16. The metrology tool kit of claim 15 wherein said second removable alignment member includes a rear face member coupled to said rail-shaped member and adapted to engage a cassette handler registration surface.
17. The metrology tool kit of claim 15 wherein said first removable alignment member is a rear guide rail.
18. The metrology tool kit of claim 17, wherein said second removable alignment member includes a rail-shaped member.
19. The metrology tool kit of claim 14 wherein said first removable alignment member is a rear guide rail.
20. The metrology tool kit of claim 19 wherein said second removable alignment member includes a rear guide rail.
21. The metrology tool kit of claim 20 wherein said second removable alignment member further includes a rear guide rail outrigger.
22. The metrology tool kit of claim 20 wherein said cassette handler includes a bucket having a receptacle and said rear guide rail is adapted to be received by said receptacle of said cassette handler bucket.
23. The metrology tool kit of claim 14 wherein said cassette handler includes a bucket having a receptacle and said first removable alignment member is a rear guide rail adapted to be received by said receptacle of said cassette handler bucket.
24. A metrology tool kit for aligning a cassette handler to a workpiece processing tool, wherein the cassette handler has a registration surface adapted to engage an alignment member of a cassette of workpieces, comprising:
a frame which defines a central plane;
a first removable alignment member adapted to emulate a first cassette alignment member;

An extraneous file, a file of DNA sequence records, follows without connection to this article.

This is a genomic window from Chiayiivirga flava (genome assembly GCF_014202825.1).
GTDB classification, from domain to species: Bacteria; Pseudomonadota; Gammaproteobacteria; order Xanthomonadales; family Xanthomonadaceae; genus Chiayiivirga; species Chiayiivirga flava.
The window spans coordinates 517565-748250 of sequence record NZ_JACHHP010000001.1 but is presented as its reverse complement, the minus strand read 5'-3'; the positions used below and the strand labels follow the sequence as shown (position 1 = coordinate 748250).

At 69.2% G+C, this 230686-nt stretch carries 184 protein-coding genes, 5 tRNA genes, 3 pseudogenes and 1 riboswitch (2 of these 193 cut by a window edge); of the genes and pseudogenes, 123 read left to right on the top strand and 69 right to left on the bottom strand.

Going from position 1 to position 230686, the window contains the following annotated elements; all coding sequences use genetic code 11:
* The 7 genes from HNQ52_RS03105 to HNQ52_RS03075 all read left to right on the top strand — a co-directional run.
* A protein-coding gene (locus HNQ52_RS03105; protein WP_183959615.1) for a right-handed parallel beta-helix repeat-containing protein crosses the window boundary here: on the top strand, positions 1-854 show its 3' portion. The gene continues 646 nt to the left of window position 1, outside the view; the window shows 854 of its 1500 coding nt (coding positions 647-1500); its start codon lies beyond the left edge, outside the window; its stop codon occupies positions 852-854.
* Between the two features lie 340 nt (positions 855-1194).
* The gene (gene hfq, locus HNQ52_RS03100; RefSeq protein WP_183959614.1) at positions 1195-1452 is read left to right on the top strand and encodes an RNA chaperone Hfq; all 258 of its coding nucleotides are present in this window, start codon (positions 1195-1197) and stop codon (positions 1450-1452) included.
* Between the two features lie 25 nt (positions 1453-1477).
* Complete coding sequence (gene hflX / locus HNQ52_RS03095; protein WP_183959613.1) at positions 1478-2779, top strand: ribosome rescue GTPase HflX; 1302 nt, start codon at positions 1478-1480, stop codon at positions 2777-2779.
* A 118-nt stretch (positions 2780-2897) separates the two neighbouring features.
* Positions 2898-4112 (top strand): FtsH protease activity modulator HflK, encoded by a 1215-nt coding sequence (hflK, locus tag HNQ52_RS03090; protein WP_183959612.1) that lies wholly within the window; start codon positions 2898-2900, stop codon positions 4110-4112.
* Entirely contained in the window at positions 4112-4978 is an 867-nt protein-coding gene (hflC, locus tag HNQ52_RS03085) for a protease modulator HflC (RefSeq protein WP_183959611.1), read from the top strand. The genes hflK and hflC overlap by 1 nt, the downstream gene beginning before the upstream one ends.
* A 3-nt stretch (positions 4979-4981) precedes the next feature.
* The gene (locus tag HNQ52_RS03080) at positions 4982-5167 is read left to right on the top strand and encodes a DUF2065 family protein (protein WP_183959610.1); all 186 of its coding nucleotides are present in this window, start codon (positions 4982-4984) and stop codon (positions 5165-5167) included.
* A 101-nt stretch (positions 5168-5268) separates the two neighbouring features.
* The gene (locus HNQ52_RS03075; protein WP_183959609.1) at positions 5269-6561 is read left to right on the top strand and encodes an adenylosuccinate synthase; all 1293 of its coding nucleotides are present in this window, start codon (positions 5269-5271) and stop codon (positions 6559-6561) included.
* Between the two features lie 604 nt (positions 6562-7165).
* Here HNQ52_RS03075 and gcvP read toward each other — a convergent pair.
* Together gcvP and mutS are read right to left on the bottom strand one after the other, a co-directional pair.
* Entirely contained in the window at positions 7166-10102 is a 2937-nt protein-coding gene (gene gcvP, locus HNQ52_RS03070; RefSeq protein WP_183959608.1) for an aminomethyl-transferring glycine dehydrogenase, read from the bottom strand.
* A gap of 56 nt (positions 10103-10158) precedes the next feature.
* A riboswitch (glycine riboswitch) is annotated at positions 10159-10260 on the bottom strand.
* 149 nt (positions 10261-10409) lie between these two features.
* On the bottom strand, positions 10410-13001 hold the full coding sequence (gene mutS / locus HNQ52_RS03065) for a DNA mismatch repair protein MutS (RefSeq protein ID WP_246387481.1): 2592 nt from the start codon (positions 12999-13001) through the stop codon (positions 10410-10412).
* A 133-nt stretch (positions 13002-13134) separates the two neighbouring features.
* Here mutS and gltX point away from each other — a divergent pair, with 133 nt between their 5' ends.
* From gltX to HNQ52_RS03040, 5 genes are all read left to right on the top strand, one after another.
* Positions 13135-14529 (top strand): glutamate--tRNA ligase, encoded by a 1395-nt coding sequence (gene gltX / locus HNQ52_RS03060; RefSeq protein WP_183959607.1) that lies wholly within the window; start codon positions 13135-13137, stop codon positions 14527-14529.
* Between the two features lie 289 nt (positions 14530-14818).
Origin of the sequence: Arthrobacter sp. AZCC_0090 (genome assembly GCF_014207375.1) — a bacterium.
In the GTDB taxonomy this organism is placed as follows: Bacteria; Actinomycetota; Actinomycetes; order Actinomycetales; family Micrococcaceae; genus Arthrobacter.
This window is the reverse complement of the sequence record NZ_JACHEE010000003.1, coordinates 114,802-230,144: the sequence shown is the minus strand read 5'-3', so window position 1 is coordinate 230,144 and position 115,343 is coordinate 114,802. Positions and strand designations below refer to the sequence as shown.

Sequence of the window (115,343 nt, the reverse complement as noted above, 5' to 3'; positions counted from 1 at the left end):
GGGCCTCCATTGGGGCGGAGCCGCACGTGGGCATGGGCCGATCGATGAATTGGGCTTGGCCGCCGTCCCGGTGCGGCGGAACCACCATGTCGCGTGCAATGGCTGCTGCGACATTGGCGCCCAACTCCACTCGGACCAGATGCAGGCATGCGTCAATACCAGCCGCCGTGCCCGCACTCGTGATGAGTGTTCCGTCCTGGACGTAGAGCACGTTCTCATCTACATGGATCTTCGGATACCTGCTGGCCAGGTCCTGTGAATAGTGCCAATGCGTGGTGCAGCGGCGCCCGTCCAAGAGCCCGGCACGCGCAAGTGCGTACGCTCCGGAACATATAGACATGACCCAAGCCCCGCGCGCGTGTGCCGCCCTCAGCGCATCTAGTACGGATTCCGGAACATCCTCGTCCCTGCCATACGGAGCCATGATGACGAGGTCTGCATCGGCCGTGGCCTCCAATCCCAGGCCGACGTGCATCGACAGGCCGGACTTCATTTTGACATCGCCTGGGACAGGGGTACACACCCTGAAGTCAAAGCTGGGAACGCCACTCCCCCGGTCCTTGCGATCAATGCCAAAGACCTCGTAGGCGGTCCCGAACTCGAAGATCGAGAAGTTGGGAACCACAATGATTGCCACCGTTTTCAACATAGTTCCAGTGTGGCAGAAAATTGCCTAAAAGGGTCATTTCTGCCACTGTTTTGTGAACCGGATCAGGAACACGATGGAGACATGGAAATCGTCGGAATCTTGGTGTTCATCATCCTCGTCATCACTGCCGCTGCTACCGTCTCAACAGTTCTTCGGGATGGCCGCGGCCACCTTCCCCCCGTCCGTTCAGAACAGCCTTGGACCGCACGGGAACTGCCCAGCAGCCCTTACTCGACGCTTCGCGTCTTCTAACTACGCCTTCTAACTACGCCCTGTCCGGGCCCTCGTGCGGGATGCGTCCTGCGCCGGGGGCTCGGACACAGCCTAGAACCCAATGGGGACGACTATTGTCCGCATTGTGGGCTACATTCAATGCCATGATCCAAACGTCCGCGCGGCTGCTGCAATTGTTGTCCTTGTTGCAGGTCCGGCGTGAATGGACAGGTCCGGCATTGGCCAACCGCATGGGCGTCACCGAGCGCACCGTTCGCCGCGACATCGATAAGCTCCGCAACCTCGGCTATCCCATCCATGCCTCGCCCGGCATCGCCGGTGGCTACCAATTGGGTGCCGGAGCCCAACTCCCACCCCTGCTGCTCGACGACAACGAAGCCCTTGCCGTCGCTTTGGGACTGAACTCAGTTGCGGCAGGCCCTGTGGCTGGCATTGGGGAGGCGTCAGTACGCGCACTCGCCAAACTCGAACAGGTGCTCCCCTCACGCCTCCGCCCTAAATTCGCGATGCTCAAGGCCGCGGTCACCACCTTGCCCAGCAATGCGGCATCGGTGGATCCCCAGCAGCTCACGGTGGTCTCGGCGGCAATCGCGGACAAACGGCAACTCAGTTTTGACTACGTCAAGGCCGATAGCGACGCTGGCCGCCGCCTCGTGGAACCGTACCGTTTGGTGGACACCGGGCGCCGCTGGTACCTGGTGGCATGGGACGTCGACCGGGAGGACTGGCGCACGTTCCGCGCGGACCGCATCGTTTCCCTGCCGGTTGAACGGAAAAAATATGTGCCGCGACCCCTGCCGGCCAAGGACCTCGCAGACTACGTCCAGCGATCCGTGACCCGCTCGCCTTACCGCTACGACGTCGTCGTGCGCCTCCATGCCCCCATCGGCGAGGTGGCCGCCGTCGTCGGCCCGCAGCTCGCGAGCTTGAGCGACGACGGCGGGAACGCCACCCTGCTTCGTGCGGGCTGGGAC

a second removable alignment member adapted to emulate a second cassette alignment member; and
attachment means for selectively attaching said first removable alignment member to said frame so that said first removable alignment member is spaced from said frame central plane a first distance; and for selectively attaching said second removable alignment member to said frame instead of said first removable alignment member so that said second removable alignment member is spaced from said frame central plane a second distance greater than said first distance;
wherein said frame and said first removable alignment member emulate a first cassette when said first removable alignment member is attached to said frame and said frame and said second removable alignment member emulate a second cassette when said second removable alignment member is attached to said frame instead of said first removable alignment member.
25. A method of aligning a cassette handler to a workpiece processing tool, comprising: